So you would think we would be safe. Except that, in what The Wall Street Journal calls a long-shot, Barack Obama is going to attempt to push it through in the so-called lame duck weeks between Wednesday and the inauguration of his successor in January. Hundreds of economists and law professors have urged him not to, saying the provisions of the TPP would allow foreign investors – and foreign investors alone – to bypass "the basic procedures of the US justice system".
US corporations can't do it to us at the moment because the Howard government refused to include those provisions in the Australia-US Free Trade Agreement.
Right now, if US corporations want to sue us and don't find our court system to their liking, they have to pretend to be headquartered somewhere else, as the Philip Morris tobacco company did when it purported to move ownership of its Australian operations to Hong Kong in order to take advantage of the provisions of an obscure Australia-Hong Kong treaty after losing its case against our plain packaging laws in the High Court.
So far that case cost us more than $50 million to defend, and although we successfully fended off Philip Morris, we are yet to be awarded costs. It's a prospect that would terrify a smaller country.
Now there's a fresh move to have us face it time and time again, even if Obama fails to revive the Trans-Pacific Partnership. The TPP would have had 12 members. The lesser known RCEP – the Regional Comprehensive Economic Partnership – would have 16 members including China, accounting for half of the world's population.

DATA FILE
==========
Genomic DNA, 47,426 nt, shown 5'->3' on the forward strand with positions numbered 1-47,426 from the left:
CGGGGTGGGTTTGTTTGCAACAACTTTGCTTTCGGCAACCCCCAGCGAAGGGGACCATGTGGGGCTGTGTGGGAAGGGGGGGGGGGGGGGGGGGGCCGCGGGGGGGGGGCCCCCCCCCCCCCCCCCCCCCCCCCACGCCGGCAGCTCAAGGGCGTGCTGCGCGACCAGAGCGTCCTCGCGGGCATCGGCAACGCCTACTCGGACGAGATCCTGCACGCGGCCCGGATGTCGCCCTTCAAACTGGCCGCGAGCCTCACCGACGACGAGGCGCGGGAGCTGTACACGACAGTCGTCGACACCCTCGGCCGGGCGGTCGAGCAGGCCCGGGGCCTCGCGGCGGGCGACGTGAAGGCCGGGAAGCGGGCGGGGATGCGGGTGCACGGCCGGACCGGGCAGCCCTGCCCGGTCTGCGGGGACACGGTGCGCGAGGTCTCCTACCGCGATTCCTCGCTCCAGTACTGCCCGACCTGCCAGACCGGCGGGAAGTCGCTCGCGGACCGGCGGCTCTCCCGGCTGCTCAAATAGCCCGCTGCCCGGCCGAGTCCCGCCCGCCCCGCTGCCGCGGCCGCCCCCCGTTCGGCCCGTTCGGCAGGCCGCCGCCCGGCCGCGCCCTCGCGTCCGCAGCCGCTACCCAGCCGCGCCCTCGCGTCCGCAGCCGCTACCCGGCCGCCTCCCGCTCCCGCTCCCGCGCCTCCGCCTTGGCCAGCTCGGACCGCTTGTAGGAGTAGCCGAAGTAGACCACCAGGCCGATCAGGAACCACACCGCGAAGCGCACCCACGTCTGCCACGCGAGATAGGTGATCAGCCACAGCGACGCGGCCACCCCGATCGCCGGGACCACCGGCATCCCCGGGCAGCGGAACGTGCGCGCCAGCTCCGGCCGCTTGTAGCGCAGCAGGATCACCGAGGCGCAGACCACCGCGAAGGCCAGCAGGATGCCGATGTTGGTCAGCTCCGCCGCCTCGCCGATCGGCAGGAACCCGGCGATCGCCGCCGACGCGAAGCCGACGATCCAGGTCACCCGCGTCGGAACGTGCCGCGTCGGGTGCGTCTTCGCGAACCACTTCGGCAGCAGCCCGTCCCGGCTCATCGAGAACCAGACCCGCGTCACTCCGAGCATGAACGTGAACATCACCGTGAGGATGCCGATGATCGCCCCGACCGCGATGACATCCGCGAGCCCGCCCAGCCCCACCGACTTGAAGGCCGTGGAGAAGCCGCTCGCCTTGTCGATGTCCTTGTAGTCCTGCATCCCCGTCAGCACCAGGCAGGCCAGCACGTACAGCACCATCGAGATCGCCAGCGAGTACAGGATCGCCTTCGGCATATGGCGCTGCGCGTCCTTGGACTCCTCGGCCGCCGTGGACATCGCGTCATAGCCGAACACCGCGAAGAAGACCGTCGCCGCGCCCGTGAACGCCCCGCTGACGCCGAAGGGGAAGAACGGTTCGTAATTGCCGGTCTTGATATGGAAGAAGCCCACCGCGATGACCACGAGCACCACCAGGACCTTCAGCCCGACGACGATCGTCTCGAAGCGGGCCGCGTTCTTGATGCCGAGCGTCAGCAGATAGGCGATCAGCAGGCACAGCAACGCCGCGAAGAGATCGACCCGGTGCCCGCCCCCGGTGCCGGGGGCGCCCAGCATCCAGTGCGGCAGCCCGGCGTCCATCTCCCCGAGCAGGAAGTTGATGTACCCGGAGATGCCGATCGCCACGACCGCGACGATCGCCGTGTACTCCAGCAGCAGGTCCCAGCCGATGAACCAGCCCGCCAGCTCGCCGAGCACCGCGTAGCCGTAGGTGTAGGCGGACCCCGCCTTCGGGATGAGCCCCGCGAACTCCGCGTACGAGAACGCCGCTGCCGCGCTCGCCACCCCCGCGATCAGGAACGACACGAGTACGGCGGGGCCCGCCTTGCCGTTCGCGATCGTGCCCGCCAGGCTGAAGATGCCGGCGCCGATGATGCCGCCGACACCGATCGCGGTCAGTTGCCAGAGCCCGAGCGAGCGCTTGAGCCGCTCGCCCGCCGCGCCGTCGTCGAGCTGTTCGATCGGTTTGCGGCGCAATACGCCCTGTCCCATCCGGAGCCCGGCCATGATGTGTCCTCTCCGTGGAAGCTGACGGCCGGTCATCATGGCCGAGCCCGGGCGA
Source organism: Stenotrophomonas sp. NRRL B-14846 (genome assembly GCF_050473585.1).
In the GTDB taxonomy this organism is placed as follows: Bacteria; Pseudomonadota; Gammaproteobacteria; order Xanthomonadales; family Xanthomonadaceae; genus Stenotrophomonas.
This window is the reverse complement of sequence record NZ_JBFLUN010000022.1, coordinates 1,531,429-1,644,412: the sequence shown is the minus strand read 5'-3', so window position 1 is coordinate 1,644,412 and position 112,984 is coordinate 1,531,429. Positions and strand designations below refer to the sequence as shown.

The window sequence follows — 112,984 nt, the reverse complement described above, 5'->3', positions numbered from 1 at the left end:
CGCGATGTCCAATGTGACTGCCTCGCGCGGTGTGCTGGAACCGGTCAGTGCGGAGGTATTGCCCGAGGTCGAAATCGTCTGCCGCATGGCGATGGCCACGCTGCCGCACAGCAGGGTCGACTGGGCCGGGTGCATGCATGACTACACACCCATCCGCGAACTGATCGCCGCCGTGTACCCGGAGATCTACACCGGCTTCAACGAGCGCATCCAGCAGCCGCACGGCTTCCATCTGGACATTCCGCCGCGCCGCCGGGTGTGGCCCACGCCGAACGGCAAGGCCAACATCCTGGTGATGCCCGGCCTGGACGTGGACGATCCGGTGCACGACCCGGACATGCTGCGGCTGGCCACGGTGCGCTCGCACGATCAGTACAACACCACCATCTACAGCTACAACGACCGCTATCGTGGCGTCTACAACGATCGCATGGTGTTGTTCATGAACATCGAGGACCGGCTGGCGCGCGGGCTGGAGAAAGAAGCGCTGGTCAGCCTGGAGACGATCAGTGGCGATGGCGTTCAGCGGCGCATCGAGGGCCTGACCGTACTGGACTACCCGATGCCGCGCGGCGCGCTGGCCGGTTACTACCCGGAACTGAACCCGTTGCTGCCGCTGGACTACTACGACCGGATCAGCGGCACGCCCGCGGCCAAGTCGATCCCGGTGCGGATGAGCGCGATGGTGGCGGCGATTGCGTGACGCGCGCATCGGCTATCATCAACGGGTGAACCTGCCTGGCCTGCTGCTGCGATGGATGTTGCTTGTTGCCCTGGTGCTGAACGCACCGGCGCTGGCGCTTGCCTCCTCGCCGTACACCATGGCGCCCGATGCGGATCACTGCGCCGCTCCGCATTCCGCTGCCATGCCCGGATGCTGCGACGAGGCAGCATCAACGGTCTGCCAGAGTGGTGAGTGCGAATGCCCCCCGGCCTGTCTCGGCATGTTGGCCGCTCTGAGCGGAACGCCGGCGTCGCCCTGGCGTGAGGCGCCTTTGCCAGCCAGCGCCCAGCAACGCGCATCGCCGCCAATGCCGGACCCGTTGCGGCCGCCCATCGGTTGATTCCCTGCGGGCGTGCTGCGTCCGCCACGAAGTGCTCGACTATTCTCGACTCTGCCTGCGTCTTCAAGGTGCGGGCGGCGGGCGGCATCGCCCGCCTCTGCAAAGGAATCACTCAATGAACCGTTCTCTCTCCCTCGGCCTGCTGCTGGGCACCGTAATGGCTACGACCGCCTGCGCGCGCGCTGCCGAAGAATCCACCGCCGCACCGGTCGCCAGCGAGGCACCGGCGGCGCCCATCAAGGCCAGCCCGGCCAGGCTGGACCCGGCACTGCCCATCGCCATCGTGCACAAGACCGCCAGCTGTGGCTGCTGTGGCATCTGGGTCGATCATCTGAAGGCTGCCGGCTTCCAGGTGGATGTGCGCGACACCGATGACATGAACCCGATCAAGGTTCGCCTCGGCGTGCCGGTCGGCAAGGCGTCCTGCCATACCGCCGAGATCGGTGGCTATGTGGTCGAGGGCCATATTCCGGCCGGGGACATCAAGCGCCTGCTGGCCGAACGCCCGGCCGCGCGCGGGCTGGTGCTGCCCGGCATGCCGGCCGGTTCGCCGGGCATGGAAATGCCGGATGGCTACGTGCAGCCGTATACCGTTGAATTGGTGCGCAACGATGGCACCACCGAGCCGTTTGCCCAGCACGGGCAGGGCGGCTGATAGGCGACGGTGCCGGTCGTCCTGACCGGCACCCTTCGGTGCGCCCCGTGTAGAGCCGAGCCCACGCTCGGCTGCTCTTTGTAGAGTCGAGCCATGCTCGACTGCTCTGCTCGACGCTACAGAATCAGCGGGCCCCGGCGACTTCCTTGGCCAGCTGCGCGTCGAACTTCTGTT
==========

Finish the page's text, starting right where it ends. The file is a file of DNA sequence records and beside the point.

Leaked chapters of the draft agreement contain the same sort of investor-state dispute settlement procedures as the TPP. Although the Foreign Affairs website doesn't say so, our assistant trade minister Keith Pitt slipped into the Philippines on Friday to advance the negotiations.
Whereas in the TPP, Australia's delegations took community as well as business groups into its confidence, so far with the RCEP it's only been business groups. Patricia Ranald of the Fair Trade and Investment Network says that might be because, at least to start with, the US is excluded. It's a relatively open democracy. China, Indonesia, Malaysia and other RCEP members are not.
Just as with the TPP, our negotiators are releasing no texts and submitting none of what's proposed to cost-benefit analysis. There's every chance it will cut across rather than intermesh with the TPP and our other trade agreements. There's every chance we won't be told until it's too late.
Peter Martin is economics editor of The Age